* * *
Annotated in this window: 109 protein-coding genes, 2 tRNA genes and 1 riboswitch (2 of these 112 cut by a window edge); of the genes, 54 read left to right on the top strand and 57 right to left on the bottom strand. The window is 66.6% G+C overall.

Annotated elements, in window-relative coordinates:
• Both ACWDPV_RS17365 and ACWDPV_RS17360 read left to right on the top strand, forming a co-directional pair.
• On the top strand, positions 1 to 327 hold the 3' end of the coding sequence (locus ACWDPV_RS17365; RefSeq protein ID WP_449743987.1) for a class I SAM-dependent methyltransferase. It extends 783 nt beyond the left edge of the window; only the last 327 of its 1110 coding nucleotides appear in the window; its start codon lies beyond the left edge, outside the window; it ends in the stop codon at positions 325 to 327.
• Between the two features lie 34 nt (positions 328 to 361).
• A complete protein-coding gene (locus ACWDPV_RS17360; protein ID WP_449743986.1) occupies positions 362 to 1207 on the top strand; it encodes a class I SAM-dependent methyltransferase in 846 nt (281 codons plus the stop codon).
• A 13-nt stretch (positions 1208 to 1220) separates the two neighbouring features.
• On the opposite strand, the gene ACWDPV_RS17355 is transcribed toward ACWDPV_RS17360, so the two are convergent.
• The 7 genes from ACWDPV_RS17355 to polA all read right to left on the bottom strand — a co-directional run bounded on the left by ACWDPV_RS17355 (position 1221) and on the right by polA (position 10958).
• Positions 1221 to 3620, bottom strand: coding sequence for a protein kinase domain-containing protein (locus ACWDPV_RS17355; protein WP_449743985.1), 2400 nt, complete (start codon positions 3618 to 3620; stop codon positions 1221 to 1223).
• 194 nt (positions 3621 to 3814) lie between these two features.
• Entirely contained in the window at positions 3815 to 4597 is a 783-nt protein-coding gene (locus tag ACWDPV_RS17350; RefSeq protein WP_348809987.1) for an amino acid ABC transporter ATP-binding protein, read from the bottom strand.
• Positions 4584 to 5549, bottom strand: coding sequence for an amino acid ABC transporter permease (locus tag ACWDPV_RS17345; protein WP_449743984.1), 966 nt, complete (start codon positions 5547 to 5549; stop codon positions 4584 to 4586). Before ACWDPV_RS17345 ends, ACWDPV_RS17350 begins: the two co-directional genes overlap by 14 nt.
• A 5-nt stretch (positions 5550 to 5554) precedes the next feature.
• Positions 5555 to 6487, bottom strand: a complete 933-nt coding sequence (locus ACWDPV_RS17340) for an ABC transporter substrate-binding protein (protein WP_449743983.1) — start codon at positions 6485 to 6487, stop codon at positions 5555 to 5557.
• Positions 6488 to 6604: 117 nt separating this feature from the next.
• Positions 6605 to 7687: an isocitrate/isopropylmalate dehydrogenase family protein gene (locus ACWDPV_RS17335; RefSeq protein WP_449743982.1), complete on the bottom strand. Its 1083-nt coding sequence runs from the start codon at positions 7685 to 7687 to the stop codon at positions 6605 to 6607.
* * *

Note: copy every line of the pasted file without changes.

Annotated in this window: 109 protein-coding genes, 2 tRNA genes and 1 riboswitch (2 of these 112 cut by a window edge); of the genes, 54 read left to right on the top strand and 57 right to left on the bottom strand. The window is 66.6% G+C overall.

Annotated elements, in window-relative coordinates:
• Both ACWDPV_RS17365 and ACWDPV_RS17360 read left to right on the top strand, forming a co-directional pair.
• On the top strand, positions 1 to 327 hold the 3' end of the coding sequence (locus ACWDPV_RS17365; RefSeq protein ID WP_449743987.1) for a class I SAM-dependent methyltransferase. It extends 783 nt beyond the left edge of the window; only the last 327 of its 1110 coding nucleotides appear in the window; its start codon lies beyond the left edge, outside the window; it ends in the stop codon at positions 325 to 327.
• Between the two features lie 34 nt (positions 328 to 361).
• A complete protein-coding gene (locus ACWDPV_RS17360; protein ID WP_449743986.1) occupies positions 362 to 1207 on the top strand; it encodes a class I SAM-dependent methyltransferase in 846 nt (281 codons plus the stop codon).
• A 13-nt stretch (positions 1208 to 1220) separates the two neighbouring features.
• On the opposite strand, the gene ACWDPV_RS17355 is transcribed toward ACWDPV_RS17360, so the two are convergent.
• The 7 genes from ACWDPV_RS17355 to polA all read right to left on the bottom strand — a co-directional run bounded on the left by ACWDPV_RS17355 (position 1221) and on the right by polA (position 10958).
• Positions 1221 to 3620, bottom strand: coding sequence for a protein kinase domain-containing protein (locus ACWDPV_RS17355; protein WP_449743985.1), 2400 nt, complete (start codon positions 3618 to 3620; stop codon positions 1221 to 1223).
• 194 nt (positions 3621 to 3814) lie between these two features.
• Entirely contained in the window at positions 3815 to 4597 is a 783-nt protein-coding gene (locus tag ACWDPV_RS17350; RefSeq protein WP_348809987.1) for an amino acid ABC transporter ATP-binding protein, read from the bottom strand.
• Positions 4584 to 5549, bottom strand: coding sequence for an amino acid ABC transporter permease (locus tag ACWDPV_RS17345; protein WP_449743984.1), 966 nt, complete (start codon positions 5547 to 5549; stop codon positions 4584 to 4586). Before ACWDPV_RS17345 ends, ACWDPV_RS17350 begins: the two co-directional genes overlap by 14 nt.
• A 5-nt stretch (positions 5550 to 5554) precedes the next feature.
• Positions 5555 to 6487, bottom strand: a complete 933-nt coding sequence (locus ACWDPV_RS17340) for an ABC transporter substrate-binding protein (protein WP_449743983.1) — start codon at positions 6485 to 6487, stop codon at positions 5555 to 5557.
• Positions 6488 to 6604: 117 nt separating this feature from the next.
• Positions 6605 to 7687: an isocitrate/isopropylmalate dehydrogenase family protein gene (locus ACWDPV_RS17335; RefSeq protein WP_449743982.1), complete on the bottom strand. Its 1083-nt coding sequence runs from the start codon at positions 7685 to 7687 to the stop codon at positions 6605 to 6607.